Developing solar technologies for producing carbon-neutral aviation fuels has become a global energy challenge, but their readiness level has largely been limited to laboratory-scale studies. Here, we report on the experimental demonstration of a fully integrated thermochemical production chain from H2O and CO2 to kerosene using concentrated solar energy in a solar tower configuration.


The co-splitting of H2O and CO2 was performed via a ceria-based thermochemical redox cycle to produce a tailored mixture of H2 and CO (syngas) with full selectivity, which was further processed to kerosene. The 50-kW solar reactor consisted of a cavity receiver containing a reticulated porous structure directly exposed to a mean solar flux concentration of 2,500 suns. A solar-to-syngas energy conversion efficiency of 4.1% was achieved without applying heat recovery. This solar tower fuel plant was operated with a setup relevant to industrial implementation, setting a technological milestone toward the production of sustainable aviation fuels.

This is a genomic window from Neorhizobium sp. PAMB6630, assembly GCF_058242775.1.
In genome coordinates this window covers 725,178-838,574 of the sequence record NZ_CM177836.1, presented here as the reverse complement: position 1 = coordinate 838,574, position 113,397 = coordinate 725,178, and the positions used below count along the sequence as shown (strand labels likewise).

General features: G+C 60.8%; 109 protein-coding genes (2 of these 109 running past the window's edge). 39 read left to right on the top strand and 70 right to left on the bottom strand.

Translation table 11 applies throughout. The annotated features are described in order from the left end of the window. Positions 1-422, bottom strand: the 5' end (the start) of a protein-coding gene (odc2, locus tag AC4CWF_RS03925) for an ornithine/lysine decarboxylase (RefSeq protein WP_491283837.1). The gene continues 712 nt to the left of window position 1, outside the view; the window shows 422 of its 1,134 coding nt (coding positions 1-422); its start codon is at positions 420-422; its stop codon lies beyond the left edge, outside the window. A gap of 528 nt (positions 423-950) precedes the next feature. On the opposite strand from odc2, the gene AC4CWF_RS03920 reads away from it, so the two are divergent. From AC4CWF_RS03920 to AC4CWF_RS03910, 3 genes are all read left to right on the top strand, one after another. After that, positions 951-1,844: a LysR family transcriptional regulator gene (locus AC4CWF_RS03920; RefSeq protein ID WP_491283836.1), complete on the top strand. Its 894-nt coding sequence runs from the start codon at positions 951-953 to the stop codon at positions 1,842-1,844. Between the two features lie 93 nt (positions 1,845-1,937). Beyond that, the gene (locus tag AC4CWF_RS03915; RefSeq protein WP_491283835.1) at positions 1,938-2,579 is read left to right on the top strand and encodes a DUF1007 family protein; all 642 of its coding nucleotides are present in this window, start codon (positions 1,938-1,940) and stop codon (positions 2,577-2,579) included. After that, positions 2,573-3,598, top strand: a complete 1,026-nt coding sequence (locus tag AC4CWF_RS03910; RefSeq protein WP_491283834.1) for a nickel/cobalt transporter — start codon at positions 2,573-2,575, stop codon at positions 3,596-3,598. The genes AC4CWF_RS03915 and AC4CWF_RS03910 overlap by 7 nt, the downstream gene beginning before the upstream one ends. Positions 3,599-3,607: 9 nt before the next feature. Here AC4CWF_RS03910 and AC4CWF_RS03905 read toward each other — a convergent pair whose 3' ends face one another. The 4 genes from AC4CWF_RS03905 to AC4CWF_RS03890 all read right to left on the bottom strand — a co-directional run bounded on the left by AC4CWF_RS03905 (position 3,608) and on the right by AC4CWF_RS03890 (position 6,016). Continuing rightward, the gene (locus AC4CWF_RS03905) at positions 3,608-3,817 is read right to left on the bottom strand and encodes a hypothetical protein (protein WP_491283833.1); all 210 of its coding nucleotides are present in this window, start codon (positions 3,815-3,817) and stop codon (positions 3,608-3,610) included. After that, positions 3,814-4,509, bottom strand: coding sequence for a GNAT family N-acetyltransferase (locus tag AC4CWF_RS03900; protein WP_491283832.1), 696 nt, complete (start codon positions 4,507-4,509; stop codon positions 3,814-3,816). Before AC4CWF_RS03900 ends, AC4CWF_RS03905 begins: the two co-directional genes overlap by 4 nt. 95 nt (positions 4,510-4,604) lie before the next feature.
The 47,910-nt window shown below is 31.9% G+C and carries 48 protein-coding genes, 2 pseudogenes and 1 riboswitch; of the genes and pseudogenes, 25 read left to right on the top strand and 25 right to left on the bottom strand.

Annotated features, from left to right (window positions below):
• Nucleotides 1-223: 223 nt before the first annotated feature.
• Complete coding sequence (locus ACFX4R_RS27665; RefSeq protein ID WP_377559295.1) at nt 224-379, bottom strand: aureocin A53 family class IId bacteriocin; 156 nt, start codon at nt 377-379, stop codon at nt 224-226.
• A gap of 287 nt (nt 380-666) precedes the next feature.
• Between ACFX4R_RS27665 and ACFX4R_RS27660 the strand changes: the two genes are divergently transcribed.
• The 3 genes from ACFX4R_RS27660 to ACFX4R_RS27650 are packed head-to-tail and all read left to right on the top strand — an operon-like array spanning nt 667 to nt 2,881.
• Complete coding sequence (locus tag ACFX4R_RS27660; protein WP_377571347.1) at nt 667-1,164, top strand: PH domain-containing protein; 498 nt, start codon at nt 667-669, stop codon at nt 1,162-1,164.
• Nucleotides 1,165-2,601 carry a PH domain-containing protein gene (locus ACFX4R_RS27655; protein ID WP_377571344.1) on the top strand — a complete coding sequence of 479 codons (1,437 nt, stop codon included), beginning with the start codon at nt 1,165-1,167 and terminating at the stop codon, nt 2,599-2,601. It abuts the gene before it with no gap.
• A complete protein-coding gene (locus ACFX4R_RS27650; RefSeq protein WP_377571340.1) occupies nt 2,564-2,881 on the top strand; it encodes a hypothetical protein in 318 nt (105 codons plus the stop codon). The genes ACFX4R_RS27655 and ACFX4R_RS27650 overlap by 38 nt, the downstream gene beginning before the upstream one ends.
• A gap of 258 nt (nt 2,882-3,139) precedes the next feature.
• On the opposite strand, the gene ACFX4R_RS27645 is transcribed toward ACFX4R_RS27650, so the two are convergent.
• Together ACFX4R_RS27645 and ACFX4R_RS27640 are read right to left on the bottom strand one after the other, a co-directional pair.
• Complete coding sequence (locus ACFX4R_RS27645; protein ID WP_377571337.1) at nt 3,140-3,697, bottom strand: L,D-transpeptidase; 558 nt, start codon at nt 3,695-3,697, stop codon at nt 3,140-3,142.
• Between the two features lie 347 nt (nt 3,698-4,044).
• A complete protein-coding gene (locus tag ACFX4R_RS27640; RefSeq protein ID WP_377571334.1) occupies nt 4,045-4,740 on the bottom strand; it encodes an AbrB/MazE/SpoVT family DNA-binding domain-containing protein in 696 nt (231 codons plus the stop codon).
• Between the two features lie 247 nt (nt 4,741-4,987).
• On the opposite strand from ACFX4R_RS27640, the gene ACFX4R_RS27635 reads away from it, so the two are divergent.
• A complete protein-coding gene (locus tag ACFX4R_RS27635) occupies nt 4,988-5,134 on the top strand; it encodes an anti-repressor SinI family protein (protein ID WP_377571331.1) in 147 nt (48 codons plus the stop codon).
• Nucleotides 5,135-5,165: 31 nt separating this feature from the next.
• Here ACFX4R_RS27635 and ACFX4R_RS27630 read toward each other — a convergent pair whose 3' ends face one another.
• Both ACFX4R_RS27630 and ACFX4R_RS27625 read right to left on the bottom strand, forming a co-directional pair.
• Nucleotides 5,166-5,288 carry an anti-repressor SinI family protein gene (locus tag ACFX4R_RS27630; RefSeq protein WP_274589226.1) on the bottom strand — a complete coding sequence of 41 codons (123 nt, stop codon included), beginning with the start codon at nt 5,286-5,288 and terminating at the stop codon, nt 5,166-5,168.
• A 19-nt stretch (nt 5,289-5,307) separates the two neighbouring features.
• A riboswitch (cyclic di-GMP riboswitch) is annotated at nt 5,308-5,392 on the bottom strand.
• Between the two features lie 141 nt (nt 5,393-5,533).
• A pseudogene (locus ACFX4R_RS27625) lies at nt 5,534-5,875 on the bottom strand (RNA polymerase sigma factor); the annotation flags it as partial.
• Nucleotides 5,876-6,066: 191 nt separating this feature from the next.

Stefan Zoller,1 Erik Koepf,1,* Dustin Nizamian,1 Marco Stephan,1 Adriano Patane ́ ,1 Philipp Haueter,1 Manuel Romero,2 Jose ́ Gonza ́ lez-Aguilar,2 Dick Lieftink,3 Ellart de Wit,3 Stefan Brendelberger,4 Andreas Sizmann,5 and Aldo Steinfeld1,6,*

Read the full paper at Joule (Open Source) or access it here: A solar tower fuel plant for the thermochemical production of kerosene from H2O and CO2